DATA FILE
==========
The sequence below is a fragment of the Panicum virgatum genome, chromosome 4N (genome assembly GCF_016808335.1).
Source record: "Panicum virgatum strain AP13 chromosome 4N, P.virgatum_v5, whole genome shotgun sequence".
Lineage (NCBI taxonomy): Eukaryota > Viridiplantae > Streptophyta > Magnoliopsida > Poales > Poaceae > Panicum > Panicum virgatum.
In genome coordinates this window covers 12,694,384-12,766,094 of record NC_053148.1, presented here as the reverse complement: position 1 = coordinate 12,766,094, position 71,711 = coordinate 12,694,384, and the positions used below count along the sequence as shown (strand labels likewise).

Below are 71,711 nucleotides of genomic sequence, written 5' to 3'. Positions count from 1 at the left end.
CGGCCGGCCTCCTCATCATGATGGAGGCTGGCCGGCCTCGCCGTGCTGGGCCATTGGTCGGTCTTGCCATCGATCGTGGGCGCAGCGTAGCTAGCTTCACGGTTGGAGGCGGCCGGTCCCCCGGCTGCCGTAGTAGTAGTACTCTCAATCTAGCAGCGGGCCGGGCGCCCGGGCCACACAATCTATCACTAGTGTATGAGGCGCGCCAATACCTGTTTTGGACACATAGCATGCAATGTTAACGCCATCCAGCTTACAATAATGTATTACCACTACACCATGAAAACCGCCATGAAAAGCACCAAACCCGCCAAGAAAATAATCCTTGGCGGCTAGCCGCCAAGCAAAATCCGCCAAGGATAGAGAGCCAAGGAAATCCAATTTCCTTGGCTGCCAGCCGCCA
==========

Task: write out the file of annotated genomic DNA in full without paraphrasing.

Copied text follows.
The sequence below is a fragment of the Panicum virgatum genome, chromosome 4N (genome assembly GCF_016808335.1).
Source record: "Panicum virgatum strain AP13 chromosome 4N, P.virgatum_v5, whole genome shotgun sequence".
Lineage (NCBI taxonomy): Eukaryota > Viridiplantae > Streptophyta > Magnoliopsida > Poales > Poaceae > Panicum > Panicum virgatum.
In genome coordinates this window covers 12,694,384-12,766,094 of record NC_053148.1, presented here as the reverse complement: position 1 = coordinate 12,766,094, position 71,711 = coordinate 12,694,384, and the positions used below count along the sequence as shown (strand labels likewise).

Below are 71,711 nucleotides of genomic sequence, written 5' to 3'. Positions count from 1 at the left end.
CGGCCGGCCTCCTCATCATGATGGAGGCTGGCCGGCCTCGCCGTGCTGGGCCATTGGTCGGTCTTGCCATCGATCGTGGGCGCAGCGTAGCTAGCTTCACGGTTGGAGGCGGCCGGTCCCCCGGCTGCCGTAGTAGTAGTACTCTCAATCTAGCAGCGGGCCGGGCGCCCGGGCCACACAATCTATCACTAGTGTATGAGGCGCGCCAATACCTGTTTTGGACACATAGCATGCAATGTTAACGCCATCCAGCTTACAATAATGTATTACCACTACACCATGAAAACCGCCATGAAAAGCACCAAACCCGCCAAGAAAATAATCCTTGGCGGCTAGCCGCCAAGCAAAATCCGCCAAGGATAGAGAGCCAAGGAAATCCAATTTCCTTGGCTGCCAGCCGCCA